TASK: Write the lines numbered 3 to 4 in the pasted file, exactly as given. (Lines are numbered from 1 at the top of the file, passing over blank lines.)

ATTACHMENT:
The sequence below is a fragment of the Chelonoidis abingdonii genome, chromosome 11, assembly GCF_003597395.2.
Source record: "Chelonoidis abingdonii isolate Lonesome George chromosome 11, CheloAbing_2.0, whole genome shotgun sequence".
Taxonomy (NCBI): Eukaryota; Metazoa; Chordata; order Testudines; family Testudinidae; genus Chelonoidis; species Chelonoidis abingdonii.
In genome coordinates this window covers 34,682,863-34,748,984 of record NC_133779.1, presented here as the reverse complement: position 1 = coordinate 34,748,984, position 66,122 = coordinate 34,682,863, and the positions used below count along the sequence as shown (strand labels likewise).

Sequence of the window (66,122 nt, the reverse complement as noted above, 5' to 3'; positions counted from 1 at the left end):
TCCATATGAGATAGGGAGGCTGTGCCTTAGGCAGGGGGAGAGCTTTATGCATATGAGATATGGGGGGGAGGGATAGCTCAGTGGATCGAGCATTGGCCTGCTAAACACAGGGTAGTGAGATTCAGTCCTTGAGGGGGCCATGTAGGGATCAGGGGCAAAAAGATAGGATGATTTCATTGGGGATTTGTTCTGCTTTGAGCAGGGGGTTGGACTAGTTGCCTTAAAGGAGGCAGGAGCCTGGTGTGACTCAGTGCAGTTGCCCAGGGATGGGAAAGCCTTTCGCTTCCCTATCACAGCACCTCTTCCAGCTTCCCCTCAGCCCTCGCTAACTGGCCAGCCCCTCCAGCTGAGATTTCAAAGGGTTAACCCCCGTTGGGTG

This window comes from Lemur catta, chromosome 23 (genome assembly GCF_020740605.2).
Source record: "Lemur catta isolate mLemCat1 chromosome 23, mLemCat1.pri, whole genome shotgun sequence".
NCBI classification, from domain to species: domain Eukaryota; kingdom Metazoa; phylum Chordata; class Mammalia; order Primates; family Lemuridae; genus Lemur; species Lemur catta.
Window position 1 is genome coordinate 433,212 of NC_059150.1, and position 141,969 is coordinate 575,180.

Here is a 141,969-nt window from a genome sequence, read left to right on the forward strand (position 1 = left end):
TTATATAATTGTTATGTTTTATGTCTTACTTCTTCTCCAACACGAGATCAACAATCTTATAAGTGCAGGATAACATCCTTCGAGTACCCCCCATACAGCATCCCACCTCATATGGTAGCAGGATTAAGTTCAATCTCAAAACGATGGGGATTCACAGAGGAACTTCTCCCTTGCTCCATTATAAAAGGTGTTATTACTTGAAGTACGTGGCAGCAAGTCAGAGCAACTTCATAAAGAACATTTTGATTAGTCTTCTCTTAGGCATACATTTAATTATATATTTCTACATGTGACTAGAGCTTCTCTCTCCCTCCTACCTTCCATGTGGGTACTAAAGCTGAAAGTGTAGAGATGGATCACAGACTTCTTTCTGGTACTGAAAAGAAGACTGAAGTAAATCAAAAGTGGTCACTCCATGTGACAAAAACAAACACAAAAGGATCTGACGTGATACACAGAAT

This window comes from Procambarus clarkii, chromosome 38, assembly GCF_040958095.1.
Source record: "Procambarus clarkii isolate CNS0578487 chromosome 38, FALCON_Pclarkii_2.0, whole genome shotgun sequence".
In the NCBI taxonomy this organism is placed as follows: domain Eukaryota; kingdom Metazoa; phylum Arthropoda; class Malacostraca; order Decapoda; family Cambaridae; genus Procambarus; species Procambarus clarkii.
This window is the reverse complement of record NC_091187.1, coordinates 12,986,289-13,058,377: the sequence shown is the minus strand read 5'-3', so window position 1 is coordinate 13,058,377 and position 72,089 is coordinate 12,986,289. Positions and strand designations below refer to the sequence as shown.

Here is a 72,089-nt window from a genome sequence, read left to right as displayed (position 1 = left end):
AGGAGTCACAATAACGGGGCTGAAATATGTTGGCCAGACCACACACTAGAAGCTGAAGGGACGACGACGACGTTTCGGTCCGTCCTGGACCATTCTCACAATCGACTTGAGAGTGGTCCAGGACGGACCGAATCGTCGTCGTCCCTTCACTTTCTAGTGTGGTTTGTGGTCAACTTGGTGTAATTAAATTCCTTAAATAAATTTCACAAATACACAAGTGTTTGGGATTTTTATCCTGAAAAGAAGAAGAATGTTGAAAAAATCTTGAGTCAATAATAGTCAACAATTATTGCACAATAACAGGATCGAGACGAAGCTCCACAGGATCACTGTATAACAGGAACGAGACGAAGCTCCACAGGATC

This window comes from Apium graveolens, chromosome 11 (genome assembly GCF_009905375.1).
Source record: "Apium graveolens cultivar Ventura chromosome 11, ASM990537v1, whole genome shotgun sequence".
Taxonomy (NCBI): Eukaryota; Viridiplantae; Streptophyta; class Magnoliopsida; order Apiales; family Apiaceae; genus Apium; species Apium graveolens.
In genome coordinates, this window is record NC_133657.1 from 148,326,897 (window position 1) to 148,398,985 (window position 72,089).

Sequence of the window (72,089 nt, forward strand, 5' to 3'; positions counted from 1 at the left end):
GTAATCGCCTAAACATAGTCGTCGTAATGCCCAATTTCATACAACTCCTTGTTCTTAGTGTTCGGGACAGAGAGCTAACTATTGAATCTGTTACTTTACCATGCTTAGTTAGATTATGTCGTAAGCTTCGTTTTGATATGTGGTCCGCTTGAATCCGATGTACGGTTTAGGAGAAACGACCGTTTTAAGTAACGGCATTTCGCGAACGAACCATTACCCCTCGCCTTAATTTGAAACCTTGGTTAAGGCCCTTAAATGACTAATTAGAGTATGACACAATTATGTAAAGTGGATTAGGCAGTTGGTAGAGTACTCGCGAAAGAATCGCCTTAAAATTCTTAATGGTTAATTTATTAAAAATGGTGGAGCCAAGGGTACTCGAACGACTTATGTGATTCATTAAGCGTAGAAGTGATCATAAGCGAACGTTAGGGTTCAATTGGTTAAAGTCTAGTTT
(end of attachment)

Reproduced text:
Taxonomy (NCBI): Eukaryota; Metazoa; Chordata; order Testudines; family Testudinidae; genus Chelonoidis; species Chelonoidis abingdonii.
In genome coordinates this window covers 34,682,863-34,748,984 of record NC_133779.1, presented here as the reverse complement: position 1 = coordinate 34,748,984, position 66,122 = coordinate 34,682,863, and the positions used below count along the sequence as shown (strand labels likewise).